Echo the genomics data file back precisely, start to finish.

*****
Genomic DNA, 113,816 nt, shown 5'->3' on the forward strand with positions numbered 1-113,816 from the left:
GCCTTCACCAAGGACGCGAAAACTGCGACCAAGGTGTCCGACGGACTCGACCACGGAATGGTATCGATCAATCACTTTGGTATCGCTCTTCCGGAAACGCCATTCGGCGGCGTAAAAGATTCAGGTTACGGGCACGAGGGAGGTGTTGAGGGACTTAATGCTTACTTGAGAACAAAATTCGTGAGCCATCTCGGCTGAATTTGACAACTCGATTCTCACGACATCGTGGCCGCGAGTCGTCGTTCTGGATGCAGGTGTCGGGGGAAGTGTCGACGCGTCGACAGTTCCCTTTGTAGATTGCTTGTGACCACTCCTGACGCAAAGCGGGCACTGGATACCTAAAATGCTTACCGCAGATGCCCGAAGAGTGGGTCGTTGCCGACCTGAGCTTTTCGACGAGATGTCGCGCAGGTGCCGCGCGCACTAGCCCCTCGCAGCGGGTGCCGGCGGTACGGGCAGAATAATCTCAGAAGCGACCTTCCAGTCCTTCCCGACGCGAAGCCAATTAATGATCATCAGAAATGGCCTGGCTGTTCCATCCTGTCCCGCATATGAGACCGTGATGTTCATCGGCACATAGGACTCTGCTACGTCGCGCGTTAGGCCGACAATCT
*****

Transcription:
Genomic DNA, 113,816 nt, shown 5'->3' on the forward strand with positions numbered 1-113,816 from the left:
GCCTTCACCAAGGACGCGAAAACTGCGACCAAGGTGTCCGACGGACTCGACCACGGAATGGTATCGATCAATCACTTTGGTATCGCTCTTCCGGAAACGCCATTCGGCGGCGTAAAAGATTCAGGTTACGGGCACGAGGGAGGTGTTGAGGGACTTAATGCTTACTTGAGAACAAAATTCGTGAGCCATCTCGGCTGAATTTGACAACTCGATTCTCACGACATCGTGGCCGCGAGTCGTCGTTCTGGATGCAGGTGTCGGGGGAAGTGTCGACGCGTCGACAGTTCCCTTTGTAGATTGCTTGTGACCACTCCTGACGCAAAGCGGGCACTGGATACCTAAAATGCTTACCGCAGATGCCCGAAGAGTGGGTCGTTGCCGACCTGAGCTTTTCGACGAGATGTCGCGCAGGTGCCGCGCGCACTAGCCCCTCGCAGCGGGTGCCGGCGGTACGGGCAGAATAATCTCAGAAGCGACCTTCCAGTCCTTCCCGACGCGAAGCCAATTAATGATCATCAGAAATGGCCTGGCTGTTCCATCCTGTCCCGCATATGAGACCGTGATGTTCATCGGCACATAGGACTCTGCTACGTCGCGCGTTAGGCCGACAATCT